The publication of the official report into the 1994 Loughinisland massacre, when loyalist gunmen shot dead six people in a small, rural bar, provides an opportunity to examine the nature of institutionalised collusion, the state practices it involved and the sectarianised social order which made it possible during the conflict in Northern Ireland. Building on an earlier analysis of the colonial and counter-insurgency roots of collusion (Race & Class, 57, no. 2) this
article provides a commentary on the findings of the Loughinisland report and explores two issues. The first concerns new evidence (directly contradicting earlier official inquiries) of state collusion in the importation of arms used by loyalists to escalate their campaign of assassination in this period. Second, the extent to which collusive practices facilitated the actions of loyalist paramilitaries and confounded the investigation of the mass killings at Loughinisland as elsewhere. In terms of both, it will be argued, there is a need to place an understanding of collusion in the wider context of a social order shaped by long-term sectarianised social divisions and violence, embedded in localised power structures, which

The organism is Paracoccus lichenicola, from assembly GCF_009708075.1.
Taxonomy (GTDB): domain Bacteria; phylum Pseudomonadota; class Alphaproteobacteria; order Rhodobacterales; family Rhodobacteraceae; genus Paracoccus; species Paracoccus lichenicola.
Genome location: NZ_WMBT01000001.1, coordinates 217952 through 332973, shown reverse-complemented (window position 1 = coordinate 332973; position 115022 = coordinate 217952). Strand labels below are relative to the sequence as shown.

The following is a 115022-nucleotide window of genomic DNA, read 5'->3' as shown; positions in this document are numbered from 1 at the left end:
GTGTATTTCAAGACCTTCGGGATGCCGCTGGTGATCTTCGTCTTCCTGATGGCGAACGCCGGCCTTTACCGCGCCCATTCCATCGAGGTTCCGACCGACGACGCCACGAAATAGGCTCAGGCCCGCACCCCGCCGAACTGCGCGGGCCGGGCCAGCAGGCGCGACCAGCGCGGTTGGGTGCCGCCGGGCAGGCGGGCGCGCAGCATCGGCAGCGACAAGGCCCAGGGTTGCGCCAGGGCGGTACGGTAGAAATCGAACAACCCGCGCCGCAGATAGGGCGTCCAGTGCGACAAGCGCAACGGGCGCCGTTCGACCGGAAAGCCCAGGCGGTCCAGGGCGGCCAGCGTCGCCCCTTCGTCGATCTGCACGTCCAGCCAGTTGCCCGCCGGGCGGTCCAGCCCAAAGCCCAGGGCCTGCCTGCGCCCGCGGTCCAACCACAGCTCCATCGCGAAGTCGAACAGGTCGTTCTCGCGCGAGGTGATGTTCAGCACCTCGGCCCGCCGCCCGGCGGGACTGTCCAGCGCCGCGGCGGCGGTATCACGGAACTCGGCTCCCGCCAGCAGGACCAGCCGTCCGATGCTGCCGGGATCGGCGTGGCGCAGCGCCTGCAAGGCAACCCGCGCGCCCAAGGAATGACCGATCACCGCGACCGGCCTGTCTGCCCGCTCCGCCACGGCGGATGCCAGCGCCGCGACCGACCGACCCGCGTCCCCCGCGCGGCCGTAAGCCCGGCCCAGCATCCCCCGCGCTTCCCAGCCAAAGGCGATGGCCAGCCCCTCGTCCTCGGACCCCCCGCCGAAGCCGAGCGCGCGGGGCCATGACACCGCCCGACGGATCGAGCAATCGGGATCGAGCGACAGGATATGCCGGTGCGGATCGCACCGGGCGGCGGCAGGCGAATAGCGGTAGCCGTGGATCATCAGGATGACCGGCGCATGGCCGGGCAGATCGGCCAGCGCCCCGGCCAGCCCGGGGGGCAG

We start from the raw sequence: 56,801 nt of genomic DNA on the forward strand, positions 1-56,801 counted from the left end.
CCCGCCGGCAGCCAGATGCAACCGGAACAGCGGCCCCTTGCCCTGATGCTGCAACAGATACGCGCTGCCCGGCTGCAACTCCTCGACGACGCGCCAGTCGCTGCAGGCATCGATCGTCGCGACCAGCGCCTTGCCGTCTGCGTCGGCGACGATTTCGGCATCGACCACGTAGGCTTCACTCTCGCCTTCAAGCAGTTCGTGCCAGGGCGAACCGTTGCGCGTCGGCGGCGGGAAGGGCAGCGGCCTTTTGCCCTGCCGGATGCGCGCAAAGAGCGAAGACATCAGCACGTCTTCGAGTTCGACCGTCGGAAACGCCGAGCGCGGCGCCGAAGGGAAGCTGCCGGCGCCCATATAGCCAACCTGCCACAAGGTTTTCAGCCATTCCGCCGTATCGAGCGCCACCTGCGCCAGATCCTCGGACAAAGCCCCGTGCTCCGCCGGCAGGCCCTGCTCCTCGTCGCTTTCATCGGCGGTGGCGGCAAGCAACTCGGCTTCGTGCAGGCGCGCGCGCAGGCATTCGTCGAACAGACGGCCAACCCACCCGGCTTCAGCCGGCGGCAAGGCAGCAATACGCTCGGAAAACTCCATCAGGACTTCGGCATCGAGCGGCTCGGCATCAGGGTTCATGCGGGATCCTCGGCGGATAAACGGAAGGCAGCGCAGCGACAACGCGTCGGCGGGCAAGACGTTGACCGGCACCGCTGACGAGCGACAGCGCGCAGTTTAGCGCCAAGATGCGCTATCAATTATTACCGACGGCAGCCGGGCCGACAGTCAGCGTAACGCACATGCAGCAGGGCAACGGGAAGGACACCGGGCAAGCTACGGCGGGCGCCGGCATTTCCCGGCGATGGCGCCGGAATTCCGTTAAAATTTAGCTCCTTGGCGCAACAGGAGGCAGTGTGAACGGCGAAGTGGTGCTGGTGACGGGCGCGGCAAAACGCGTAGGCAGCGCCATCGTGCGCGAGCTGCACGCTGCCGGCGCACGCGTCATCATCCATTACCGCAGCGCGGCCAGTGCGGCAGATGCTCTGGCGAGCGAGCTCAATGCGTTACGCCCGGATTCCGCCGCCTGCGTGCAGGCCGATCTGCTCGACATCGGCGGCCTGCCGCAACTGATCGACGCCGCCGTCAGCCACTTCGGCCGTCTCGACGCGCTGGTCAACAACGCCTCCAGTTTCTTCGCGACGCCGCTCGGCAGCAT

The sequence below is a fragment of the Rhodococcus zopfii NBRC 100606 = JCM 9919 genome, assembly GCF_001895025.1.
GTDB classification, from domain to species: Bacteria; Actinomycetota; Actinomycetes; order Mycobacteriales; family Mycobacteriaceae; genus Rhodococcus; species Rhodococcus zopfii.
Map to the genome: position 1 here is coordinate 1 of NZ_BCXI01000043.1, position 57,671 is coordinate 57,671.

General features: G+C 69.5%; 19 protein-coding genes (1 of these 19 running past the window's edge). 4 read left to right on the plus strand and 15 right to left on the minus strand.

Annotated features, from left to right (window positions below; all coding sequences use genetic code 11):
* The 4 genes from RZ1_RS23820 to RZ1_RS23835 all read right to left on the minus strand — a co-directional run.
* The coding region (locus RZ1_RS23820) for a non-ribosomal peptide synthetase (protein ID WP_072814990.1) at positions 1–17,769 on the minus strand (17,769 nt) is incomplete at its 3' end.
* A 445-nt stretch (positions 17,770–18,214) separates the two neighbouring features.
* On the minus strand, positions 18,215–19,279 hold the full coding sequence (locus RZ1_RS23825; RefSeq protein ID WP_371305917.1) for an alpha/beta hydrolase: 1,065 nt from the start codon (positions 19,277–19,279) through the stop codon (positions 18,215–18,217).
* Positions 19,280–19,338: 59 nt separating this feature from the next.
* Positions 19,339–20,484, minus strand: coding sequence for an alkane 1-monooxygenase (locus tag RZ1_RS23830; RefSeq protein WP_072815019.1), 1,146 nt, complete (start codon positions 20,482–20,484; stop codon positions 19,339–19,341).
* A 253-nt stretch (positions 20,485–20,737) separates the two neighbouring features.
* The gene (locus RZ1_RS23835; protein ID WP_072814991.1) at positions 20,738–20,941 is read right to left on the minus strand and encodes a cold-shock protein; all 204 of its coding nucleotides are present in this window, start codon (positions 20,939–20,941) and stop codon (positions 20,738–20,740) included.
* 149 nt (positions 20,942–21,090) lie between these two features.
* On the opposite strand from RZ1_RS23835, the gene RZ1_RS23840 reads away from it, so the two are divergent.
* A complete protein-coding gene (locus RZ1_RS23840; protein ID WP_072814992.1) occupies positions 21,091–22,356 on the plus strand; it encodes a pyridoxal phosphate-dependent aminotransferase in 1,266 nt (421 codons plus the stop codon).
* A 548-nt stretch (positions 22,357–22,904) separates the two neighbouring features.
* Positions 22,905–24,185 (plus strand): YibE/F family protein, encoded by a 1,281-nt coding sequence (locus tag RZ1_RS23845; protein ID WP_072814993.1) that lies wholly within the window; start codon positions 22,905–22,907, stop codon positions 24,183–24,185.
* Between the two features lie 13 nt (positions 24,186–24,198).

framed the very institutions and agencies of the state, not least the police and other state forces.